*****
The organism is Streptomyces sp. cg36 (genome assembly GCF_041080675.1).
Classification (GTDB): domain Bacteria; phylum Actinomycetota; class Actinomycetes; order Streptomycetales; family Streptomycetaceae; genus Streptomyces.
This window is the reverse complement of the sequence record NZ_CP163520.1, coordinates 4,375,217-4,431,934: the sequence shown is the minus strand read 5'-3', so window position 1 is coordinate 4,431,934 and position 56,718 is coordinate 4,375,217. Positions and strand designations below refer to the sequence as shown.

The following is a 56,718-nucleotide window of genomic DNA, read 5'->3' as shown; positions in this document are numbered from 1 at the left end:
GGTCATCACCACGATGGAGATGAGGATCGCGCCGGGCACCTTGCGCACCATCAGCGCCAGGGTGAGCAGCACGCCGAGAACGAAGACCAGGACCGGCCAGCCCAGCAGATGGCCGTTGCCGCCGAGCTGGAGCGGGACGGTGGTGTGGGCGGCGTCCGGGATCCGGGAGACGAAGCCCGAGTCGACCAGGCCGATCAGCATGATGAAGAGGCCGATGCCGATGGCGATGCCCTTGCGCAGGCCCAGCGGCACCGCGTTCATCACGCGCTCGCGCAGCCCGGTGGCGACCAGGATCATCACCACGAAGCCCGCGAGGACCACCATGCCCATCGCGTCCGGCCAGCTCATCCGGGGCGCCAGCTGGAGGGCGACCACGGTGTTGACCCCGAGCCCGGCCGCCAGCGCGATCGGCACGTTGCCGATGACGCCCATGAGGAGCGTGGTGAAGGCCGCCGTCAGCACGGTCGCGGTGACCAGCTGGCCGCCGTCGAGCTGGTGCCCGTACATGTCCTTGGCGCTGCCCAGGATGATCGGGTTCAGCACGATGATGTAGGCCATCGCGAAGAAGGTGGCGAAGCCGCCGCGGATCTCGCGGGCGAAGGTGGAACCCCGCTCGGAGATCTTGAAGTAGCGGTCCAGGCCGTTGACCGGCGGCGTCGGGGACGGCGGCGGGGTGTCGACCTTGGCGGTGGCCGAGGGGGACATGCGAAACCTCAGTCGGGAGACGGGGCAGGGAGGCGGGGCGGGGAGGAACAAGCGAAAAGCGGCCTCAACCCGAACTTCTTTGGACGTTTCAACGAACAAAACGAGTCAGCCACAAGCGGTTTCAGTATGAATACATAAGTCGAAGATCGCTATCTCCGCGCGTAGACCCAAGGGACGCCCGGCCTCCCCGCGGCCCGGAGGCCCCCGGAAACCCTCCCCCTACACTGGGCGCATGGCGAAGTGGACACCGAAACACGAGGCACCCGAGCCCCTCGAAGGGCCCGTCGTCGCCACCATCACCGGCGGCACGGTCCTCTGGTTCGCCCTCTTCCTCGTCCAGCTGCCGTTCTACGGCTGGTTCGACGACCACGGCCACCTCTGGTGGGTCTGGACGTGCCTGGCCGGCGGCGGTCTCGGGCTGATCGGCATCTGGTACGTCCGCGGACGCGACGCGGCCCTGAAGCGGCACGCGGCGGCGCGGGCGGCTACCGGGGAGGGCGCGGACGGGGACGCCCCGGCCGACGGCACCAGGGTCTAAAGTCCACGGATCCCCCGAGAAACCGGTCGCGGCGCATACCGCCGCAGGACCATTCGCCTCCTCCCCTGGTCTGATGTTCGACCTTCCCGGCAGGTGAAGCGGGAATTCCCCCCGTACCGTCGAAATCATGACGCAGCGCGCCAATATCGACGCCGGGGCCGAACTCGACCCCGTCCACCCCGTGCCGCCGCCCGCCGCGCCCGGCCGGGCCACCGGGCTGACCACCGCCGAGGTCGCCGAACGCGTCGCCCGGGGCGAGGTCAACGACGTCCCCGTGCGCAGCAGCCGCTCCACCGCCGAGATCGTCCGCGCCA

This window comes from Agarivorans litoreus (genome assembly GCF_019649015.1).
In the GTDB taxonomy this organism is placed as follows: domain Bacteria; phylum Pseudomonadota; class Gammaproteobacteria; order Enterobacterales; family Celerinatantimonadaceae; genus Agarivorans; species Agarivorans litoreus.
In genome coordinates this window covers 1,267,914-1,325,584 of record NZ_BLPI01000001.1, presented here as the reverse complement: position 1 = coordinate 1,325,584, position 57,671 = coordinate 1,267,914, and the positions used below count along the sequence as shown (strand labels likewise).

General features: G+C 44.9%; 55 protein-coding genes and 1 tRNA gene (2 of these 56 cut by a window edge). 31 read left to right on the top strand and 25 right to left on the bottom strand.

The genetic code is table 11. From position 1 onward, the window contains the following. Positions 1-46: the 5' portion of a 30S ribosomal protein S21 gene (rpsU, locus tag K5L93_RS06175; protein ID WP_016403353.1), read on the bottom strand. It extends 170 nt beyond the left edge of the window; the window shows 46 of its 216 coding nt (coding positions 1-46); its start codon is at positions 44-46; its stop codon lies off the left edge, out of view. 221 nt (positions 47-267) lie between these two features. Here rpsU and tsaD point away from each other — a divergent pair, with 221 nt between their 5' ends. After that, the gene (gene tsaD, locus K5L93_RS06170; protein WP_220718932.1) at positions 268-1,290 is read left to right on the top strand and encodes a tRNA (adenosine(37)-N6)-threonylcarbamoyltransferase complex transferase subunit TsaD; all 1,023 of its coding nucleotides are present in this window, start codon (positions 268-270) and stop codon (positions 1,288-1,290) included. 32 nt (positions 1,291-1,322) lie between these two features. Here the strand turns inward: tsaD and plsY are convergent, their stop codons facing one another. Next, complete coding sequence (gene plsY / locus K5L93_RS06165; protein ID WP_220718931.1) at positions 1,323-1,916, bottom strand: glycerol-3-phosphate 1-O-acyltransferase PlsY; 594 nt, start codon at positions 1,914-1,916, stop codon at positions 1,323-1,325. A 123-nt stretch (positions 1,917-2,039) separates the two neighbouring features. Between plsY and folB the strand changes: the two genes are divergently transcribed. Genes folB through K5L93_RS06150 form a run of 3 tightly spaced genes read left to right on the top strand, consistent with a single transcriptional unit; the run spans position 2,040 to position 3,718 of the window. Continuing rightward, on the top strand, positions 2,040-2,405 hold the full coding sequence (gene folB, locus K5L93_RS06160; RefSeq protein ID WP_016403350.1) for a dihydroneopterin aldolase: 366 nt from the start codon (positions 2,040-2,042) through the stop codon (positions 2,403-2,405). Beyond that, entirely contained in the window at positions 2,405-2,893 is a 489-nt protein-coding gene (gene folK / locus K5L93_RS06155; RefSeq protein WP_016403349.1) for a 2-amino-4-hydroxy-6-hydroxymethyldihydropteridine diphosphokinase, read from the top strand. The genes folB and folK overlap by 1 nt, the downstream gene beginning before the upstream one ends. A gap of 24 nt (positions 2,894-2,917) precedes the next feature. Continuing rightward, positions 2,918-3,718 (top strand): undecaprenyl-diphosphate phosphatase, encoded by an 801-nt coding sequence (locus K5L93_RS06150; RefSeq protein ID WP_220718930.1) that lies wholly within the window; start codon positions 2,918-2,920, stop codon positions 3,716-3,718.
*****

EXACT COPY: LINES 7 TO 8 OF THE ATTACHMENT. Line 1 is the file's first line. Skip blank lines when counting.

In the GTDB taxonomy this organism is placed as follows: domain Bacteria; phylum Pseudomonadota; class Gammaproteobacteria; order Enterobacterales; family Celerinatantimonadaceae; genus Agarivorans; species Agarivorans litoreus.
In genome coordinates this window covers 1,267,914-1,325,584 of record NZ_BLPI01000001.1, presented here as the reverse complement: position 1 = coordinate 1,325,584, position 57,671 = coordinate 1,267,914, and the positions used below count along the sequence as shown (strand labels likewise).